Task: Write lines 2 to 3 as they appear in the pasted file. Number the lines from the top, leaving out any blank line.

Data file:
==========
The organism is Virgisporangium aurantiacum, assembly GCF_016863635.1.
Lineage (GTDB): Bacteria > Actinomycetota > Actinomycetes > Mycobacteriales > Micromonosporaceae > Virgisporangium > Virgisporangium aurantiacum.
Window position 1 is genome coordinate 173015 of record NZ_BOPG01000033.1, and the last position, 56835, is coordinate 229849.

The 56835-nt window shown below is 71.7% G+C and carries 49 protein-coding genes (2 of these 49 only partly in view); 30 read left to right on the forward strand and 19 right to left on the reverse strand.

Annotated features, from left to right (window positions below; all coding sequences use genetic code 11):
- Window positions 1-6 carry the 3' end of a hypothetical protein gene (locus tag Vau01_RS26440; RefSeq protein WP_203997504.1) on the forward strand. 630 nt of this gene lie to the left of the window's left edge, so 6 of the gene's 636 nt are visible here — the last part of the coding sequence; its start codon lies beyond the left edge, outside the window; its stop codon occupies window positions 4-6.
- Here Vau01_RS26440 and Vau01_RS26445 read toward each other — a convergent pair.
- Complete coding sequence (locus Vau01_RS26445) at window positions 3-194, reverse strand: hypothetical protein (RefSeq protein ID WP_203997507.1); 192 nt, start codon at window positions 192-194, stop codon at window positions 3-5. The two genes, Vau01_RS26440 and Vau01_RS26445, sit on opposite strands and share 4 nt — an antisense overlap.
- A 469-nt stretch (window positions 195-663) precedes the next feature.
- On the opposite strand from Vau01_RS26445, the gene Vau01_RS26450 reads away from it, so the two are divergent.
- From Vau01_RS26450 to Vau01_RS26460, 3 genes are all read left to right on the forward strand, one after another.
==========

Lineage (GTDB): Bacteria > Actinomycetota > Actinomycetes > Mycobacteriales > Micromonosporaceae > Virgisporangium > Virgisporangium aurantiacum.
Window position 1 is genome coordinate 173015 of record NZ_BOPG01000033.1, and the last position, 56835, is coordinate 229849.